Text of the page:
Authorization, Settlement, and Transaction Events messages break out the transaction code into two fields: activity type (
act_type) and transaction type (
The activity type must be derived from the
subnetwork parameters. For example, if
auth_type: Auth and
subnetwork: Mastercard Debit Switch, then the activity type is
DB (Mastercard Debit Authorization).
The otype is in the
transaction_type parameter. However, the value will be a transaction-type description rather than the code. For example, you would see
transaction_type: Balance Inquiry instead of
The Posted Transactions RDFs includes the transaction code as
TRANSACTION CODE/TYPE. The transaction code may be deconstructed to obtain the activity type and otype. Use the lookup file included with the RDFs to obtain the transaction code description.
TRANSACTION CODEfield in the Authorized Transactions RDF does not contain the
trans_code. It contains a numeral that specifies the type of authorization that was requested. See the Authorization types list in the Transaction Types enumeration.
On the All Transactions screen in the CST, the Type column contains the activity type description, and the Type field in the Details column contains the otype.
This table summarizes the way transaction codes are represented in the Galileo system.
|Galileo system||Activity type / otype|
|Get Account Overview |
Get Transaction History
Get All Transaction History
|Posted Transactions RDF|
|CST||Type column / Type field in the Details column|
Among a transaction’s properties, the most important are the identifier, amount, timestamp, and the category-specific properties.
Galileo transaction IDs are integers, sequentially assigned according to the transaction type. See Transaction IDs for an explanation of how Galileo assigns IDs and how to devise unique identifiers for your system.
amt field indicates how much money is involved in the transaction and specifies which direction the funds are moving: a positive amount means that money is entering the customer account (credit) and a negative amount means that money is leaving the account (debit).
The sign for the amount is represented differently in different Galileo systems.
In the standard RDFs the
TRANSACTION AMOUNT field is followed by the single-character
TRANSACTION AMOUNT SIGN field, which contains either
- (debit) or
+ (credit). In the extended RDFs, the sign follows the amount and is in the same
TRANSACTION AMOUNT field as the amount, for example:
30.25- for a debit or
23.67+ for a credit.
In the Auth API the amount does not have a plus or minus sign. You must determine whether it is positive or negative by the transaction type. First, multiply the amount by –1, then multiply again by –1 for each of these conditions:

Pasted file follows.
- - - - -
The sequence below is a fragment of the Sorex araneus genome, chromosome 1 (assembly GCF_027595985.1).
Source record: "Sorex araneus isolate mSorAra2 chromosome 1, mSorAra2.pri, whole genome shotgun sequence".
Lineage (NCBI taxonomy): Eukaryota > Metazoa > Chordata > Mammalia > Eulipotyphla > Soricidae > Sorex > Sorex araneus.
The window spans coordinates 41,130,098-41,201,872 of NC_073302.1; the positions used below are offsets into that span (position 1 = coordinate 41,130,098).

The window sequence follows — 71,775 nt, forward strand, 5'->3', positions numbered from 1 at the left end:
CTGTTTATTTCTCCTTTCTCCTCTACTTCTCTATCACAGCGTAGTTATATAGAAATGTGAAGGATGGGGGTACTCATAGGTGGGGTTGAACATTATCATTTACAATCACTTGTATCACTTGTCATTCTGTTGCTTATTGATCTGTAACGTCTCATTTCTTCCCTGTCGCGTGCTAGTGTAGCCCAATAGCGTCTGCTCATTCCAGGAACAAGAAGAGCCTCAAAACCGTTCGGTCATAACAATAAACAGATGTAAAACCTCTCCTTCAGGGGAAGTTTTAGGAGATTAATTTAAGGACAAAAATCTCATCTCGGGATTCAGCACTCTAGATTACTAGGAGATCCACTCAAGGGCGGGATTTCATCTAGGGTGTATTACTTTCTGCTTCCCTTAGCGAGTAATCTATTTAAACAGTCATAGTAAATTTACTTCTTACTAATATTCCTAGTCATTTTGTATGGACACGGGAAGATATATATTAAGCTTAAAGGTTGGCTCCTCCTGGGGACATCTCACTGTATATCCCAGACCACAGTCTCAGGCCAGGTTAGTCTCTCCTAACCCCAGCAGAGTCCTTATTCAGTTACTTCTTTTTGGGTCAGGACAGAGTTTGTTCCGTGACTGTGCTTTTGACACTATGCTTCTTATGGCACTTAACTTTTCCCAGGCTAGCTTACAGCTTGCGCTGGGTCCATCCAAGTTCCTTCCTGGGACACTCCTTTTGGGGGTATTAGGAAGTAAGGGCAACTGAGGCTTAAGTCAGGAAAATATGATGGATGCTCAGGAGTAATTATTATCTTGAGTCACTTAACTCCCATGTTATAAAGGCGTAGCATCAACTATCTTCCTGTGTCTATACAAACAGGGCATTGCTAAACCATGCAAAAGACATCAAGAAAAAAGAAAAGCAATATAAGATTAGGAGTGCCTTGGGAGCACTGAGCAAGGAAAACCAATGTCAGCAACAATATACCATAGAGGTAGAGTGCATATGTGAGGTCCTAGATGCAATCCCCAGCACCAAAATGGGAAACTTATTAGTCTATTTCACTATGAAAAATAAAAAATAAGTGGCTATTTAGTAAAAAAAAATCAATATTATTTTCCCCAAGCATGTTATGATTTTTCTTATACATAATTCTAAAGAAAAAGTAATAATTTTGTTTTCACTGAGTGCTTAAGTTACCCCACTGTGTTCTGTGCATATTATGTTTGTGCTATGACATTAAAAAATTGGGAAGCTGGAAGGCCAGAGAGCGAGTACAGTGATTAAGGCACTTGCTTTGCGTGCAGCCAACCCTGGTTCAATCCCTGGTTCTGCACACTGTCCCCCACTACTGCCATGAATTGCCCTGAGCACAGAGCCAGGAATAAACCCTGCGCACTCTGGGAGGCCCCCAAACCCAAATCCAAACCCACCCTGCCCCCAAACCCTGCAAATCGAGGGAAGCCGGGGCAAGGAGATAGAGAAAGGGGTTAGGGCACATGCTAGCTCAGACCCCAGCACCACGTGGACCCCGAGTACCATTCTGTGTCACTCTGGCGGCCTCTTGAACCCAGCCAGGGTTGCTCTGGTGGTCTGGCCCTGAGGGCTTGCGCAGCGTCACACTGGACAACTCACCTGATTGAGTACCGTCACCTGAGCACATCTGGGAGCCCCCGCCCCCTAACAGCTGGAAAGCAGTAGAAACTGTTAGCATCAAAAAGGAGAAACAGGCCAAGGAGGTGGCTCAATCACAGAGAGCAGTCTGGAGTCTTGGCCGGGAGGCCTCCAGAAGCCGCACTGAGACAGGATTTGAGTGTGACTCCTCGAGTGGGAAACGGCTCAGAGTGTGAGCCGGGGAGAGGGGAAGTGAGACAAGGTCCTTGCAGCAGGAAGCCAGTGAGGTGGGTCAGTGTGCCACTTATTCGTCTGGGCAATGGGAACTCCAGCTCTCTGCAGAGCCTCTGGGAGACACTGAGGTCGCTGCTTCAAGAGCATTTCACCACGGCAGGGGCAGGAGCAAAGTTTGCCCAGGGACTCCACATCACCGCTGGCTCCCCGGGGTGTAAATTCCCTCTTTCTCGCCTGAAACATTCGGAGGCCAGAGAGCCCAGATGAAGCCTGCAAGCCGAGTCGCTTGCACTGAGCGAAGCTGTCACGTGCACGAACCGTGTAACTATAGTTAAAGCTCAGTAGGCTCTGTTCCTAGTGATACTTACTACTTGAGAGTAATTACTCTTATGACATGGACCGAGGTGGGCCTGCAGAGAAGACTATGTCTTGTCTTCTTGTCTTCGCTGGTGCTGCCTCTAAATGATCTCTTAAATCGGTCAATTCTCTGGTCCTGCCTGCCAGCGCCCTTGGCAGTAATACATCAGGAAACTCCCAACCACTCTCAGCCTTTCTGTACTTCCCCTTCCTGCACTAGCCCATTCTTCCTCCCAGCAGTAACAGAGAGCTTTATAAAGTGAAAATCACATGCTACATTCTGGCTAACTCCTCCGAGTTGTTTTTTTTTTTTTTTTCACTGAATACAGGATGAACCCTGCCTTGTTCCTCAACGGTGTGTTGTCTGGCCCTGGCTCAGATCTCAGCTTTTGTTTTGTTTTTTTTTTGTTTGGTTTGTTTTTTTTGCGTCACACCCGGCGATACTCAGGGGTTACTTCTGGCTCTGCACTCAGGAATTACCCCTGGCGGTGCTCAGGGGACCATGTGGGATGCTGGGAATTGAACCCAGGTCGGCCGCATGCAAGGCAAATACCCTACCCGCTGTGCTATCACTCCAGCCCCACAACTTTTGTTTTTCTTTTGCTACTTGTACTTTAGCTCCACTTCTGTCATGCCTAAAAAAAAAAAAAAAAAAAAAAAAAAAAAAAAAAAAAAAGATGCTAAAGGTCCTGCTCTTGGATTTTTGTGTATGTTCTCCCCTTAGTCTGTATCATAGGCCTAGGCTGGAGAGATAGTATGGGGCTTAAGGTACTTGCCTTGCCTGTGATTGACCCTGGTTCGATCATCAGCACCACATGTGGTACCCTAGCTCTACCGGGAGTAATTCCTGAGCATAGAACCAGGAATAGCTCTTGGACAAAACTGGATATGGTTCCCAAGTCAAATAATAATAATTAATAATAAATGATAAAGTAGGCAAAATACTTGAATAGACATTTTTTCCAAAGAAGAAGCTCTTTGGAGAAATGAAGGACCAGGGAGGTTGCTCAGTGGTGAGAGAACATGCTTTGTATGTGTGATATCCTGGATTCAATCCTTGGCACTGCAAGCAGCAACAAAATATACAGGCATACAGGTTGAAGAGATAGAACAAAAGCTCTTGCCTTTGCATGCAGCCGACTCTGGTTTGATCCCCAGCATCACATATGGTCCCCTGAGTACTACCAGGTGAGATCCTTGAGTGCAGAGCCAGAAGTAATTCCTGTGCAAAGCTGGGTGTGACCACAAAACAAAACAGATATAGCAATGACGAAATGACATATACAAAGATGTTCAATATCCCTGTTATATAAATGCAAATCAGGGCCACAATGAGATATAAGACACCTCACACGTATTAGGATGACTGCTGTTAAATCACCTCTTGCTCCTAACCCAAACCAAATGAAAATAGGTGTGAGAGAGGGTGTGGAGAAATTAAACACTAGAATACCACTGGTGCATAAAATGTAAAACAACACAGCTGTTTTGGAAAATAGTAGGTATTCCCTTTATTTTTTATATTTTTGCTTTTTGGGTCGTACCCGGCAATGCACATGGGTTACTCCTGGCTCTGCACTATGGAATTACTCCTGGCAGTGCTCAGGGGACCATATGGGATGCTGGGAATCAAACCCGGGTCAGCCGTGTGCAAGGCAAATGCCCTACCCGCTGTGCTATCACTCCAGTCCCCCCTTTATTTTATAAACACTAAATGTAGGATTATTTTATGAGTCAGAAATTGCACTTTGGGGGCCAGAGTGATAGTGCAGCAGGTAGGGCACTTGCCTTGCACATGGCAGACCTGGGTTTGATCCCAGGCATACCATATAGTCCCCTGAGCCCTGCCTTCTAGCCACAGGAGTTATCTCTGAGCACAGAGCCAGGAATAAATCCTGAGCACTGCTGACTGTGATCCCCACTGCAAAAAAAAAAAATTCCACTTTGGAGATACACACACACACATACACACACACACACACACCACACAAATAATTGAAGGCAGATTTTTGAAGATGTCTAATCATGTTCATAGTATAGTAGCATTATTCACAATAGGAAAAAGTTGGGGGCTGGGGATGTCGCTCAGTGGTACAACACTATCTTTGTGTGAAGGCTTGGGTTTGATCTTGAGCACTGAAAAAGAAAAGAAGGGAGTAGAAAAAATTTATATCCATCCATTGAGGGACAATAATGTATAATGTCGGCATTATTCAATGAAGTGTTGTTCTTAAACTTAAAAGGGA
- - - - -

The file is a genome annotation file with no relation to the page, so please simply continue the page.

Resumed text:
transaction_type: Merchant Credit
Amounts that credit a cardholder account have no sign, and amounts that debit an account are are preceded by a hyphen:
Most events have no sign in the
amount field, so you must infer whether the amount is credited or debited by the event type. For example, a
BAUT: auth event is a debit whereas
AAPM: auth_payment is a credit. On the other hand,
FREV: fee_reversal contains a negative number because it is reversing out a fee. These exceptions are noted in each Event description.
Depending on the data source and the activity category, there may be one or two timestamps. If there are two timestamps showing different times, the earlier timestamp shows the time the transaction was initiated and the later timestamp shows when it was posted. For authorization/settlements, the first timestamp is the authorization and the second the settlement. If the two timestamps show the same time it means the transaction was posted immediately.
All Galileo timestamps are in the America/Phoenix time zone (MST -07:00), a time zone that does not observe daylight saving
Other properties of the transaction may be important, depending on which activity category the transaction belongs to. For example,
mcc (merchant category code) is pertinent to authorizations and settlements, and
related_transaction is pertinent to pending fees.
Some transactions pass through multiple phases before completion, such as most card transactions (authorization/settlement), whereas fees are often connected to transactions that may or may not have originated on the card networks. The fields in this table can help you link related transactions.
|Transaction type||Linked to||Linking field|
|Settlement or posting||Authorization or non-network transaction|
The linking fields for authorizations have different names in different systems, but they all contain the same value:
original_auth_id— Get Authorization History, Get Transaction History, Events API
prior_id— Get All Transaction History
original_id— Auth API
- Reversal ID — CST
related_transaction— Get Pending Fees and Get Account Overview.
The linking fields contain the
auth_id of a previous authorization in these circumstances:
- The merchant performs incremental authorizations for a single purchase. Each authorization has the
auth_idof the previous authorization in the chain.
- An authorization or preauthorization is reversed. The reversal has the